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Monday, June 5
by Larry Ness - 06/05/2006
Both conference finals concluded over the weekend, with each of the series ending in six games. The Heat eliminated the Pistons with a 95-78 win in Miami on Friday night and the Mavericks won in Phoenix over the Suns on Saturday, 102-93. The Heat's win over the Pistons, joins the Mavs' win over the Spurs in the second round, as the only upsets of the 14 series played so far. The Heat and Mavs open the NBA Finals in Dallas on Thursday.
My free play for Monday is on the NY Yankees over the Bos Red Sox at 7:05 ET. While my seven-game MLB winning streak ended on Sunday, it was a great bounce-back week off my Memorial Day weekend disaster. I'm opening the new week with just one play on Monday, another Las Vegas Insider. I'm looking to continue my 9-3 run with these exclusive plays since May 1!
Neither franchise has ever won an NBA title and in fact, this will be the first trip to the Finals for both teams. The last time two teams met for the NBA title with both teams playing in their first-ever Finals was 1971. That year, the three-year-old Milwaukee Bucks (led by Kareem in his 2nd-year and the Big O) beat the Baltimore Bullets (led by Earl Monroe and Gus Johnson), 4-0. If you don't remember Gus Johnson, you're toooo young and don't know what you missed!
Detroit's loss before the Finals, means that the team with the league's best regular season record (Pistons won a league-high 64 games this year) has now failed to win the title five times over the last six seasons (the exception being the Spurs in 2003). That's not to say the NBA has seen its recent champs come from the middle-of-the-pack, either.
Since the 1983-84 postseason (when the league went to a 16-team format), the NBA title has been won by a team finishing with either the best (including tied for the best) or second-best (again including ties) regular season record 19 times in 22 years! The exceptions came in 1993 (the Bulls owned the league's 3rd-best record), in 1995 (the Rockets were tied for the 10th-best mark!) and in 2004 (the Pistons had that year's 6th-best record).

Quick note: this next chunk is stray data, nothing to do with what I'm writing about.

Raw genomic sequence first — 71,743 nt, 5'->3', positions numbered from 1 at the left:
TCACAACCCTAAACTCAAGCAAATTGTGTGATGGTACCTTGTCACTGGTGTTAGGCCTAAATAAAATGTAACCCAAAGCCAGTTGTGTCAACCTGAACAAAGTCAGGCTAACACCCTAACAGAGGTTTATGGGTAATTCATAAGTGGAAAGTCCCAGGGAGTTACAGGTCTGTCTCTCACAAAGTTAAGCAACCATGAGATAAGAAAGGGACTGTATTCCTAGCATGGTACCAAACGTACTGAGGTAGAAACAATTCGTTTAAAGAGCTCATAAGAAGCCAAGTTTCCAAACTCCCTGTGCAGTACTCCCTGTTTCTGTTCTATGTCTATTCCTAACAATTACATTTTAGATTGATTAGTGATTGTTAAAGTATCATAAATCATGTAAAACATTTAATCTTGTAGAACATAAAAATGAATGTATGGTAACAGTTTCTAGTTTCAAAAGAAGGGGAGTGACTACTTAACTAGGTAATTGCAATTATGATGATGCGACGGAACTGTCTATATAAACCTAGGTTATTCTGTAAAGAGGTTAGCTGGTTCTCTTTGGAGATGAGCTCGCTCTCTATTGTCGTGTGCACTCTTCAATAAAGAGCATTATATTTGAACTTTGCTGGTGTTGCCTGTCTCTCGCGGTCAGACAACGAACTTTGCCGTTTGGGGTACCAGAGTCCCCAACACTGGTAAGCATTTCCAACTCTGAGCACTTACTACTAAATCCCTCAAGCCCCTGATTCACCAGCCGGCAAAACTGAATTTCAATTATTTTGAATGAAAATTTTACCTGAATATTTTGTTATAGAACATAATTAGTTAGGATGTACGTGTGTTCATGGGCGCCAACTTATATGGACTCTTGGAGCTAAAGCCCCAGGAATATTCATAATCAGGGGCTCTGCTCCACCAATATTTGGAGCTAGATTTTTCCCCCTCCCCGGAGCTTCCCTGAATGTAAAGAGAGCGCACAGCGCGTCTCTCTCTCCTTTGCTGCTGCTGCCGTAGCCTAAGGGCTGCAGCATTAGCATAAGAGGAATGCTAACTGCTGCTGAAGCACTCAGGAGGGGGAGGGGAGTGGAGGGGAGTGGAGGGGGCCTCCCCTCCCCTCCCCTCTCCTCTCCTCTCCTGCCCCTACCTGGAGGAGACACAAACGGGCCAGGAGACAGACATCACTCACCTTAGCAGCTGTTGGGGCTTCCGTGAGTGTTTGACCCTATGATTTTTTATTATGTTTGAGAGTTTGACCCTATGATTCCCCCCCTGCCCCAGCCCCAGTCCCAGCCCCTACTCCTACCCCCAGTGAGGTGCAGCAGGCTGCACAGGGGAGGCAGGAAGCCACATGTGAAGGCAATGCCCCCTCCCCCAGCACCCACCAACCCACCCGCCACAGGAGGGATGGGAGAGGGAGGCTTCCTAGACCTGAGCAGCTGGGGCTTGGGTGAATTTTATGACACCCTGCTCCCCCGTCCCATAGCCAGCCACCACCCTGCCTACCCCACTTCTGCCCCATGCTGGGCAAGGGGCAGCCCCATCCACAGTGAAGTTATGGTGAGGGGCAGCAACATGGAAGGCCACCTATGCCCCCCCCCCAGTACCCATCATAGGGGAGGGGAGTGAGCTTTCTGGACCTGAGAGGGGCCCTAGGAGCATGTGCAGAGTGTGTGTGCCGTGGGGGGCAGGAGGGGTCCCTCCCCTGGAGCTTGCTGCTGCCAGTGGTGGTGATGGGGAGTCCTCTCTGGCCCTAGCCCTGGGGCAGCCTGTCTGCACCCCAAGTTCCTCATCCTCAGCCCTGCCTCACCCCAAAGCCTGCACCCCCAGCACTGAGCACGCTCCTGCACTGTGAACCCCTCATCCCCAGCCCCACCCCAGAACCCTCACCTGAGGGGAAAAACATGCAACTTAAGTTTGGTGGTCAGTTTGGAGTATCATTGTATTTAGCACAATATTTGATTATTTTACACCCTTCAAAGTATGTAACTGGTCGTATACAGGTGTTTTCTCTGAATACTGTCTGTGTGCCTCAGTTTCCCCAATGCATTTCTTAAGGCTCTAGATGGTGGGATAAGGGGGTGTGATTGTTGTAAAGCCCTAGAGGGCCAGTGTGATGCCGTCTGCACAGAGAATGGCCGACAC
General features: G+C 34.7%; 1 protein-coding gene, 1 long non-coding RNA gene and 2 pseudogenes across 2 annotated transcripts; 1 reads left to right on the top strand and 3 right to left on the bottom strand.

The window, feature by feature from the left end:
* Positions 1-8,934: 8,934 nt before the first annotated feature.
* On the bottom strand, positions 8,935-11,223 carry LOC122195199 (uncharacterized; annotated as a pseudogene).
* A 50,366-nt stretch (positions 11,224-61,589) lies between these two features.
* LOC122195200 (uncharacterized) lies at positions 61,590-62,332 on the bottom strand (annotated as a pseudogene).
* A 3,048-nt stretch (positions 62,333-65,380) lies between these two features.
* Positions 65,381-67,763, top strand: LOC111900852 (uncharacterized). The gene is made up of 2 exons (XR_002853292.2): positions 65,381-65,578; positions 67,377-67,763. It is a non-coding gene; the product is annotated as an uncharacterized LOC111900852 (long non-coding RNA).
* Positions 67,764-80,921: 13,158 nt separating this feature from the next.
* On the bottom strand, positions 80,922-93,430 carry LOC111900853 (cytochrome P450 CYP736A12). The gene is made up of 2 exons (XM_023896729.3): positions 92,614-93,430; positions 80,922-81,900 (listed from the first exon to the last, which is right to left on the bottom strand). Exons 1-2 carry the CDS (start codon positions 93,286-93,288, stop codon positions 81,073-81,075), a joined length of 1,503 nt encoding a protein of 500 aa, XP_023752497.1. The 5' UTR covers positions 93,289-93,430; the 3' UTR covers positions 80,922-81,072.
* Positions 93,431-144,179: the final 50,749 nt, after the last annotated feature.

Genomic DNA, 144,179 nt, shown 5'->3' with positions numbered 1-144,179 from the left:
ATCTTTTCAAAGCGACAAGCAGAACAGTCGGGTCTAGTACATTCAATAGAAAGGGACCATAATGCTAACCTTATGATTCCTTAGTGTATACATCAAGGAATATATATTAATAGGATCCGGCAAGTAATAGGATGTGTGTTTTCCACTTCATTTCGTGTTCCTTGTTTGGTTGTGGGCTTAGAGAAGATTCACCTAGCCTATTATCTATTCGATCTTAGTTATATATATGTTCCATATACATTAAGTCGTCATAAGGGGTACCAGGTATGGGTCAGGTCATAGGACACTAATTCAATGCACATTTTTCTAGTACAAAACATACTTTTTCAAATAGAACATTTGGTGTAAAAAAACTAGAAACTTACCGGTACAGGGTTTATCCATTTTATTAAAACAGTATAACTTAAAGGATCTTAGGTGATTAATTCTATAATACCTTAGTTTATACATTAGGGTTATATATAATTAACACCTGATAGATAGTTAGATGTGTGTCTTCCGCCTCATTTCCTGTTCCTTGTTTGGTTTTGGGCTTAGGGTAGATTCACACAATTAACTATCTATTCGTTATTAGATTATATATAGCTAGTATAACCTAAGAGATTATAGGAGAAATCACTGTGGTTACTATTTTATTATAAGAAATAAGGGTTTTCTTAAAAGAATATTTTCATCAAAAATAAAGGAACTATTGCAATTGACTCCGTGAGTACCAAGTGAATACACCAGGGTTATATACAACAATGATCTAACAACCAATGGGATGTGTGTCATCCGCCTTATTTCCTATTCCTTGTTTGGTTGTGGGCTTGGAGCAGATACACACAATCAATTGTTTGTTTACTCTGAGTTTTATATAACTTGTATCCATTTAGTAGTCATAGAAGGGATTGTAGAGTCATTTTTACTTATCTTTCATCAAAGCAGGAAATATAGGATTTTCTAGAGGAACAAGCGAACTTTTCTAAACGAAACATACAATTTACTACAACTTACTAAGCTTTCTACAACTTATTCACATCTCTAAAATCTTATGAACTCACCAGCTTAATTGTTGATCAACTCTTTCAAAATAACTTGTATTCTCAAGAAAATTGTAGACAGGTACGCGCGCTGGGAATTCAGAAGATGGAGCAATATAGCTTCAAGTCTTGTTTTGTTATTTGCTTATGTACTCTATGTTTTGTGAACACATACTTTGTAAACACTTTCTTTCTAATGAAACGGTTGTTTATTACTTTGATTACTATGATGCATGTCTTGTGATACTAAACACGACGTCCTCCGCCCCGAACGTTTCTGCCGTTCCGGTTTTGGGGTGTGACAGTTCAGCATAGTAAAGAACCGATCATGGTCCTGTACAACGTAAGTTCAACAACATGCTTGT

For the record, Dallas' 60 wins gave them the third-best record in the league, while Miami's 52 wins ranked fifth-best. We'll have much more to say about this upcoming matchup in Wednesday's and Thursday's newsletter but for now, Dallas opened at minus-$1.60 to win the series and is favored by 4 1/2 points in Game 1 (193). Tomorrow's newsletter will focus on what happened to Detroit.
Closing the book on the NBA playoffs' first three rounds show that home teams are 55-28 SU and 40-41-2 ATS, after going 8-4 SU and 6-6 ATS in the conference finals. You may remember that home teams went just 46-38 in last year's postseason, posting a winning percentage of .5476. That's the worst-ever winning percentage by home teams since the NBA adopted its 16-team playoff format in 1984. This year's .662 winning percentage by home teams is significantly higher than last year's mark but it's not translating into pointspread winners.
Defense took over in the conference finals, as 10 of the 12 games went under the total, including all six games in the Miami/Detroit series. That reversed a trend which had seen 26 of the previous 36 games go over, heading into the round. Through 83 games, 41 games have gone over and 42 have gone under. For those following the "Zig-Zag" theory, it's 37-30-2 ATS, or plus-four games.
A quick peek at the standings show the Tigers still own MLB's best record (37-20) but it was a week that "wasn't" for Detroit. The Tigers lost three of four to the Yankees and two of three to the Red Sox, all played at home. Speaking of the Red Sox and Yankees, they open a four-game series in New York tonight (7:05 ET on ESPN) with Boston entering the series at 33-21 and New York at 33-22. Boston has won four of the seven games played this year.
The NL's best team these last two years has been the St Louis Cardinals (won 100 games in 2005 and 105 in 2004) and once again the Cards own the NL's best record this year (35-21). However, the Cards were forced to put Albert Pujols on the 15-day DL Sunday and reports say he may miss up to six weeks.
The Mets lead the NL East (33-22) and Arizona leads the NL West (34-22), as the Diamondbacks open the week with a four-game winning streak. That ties them with the Reds and Nationals, for MLB's longest active winning streak. Surprisingly, the Royals don't open the week with the majors longest active losing streak, as that 'honor' belongs to Milwaukee. The Brewers have lost eight straight, getting outscored in that span, 64-21.
The Royals sit at 14-40 on the year, a winning percentage of .259. That keeps them in "shouting range" of the 1962 Mets, who went 40-120 (.250). Some of the league's other early-season doormats have been playing better as of late. As mentioned, the Nationals have won four straight and also, 11 of 15. The Marlins swept a three-game series in Coors Field over the weekend and have won nine of their last 12, plus the Pirates just finished their recent homestand, 7-3!
Ness Notes is available Monday through Friday by 1:00 ET.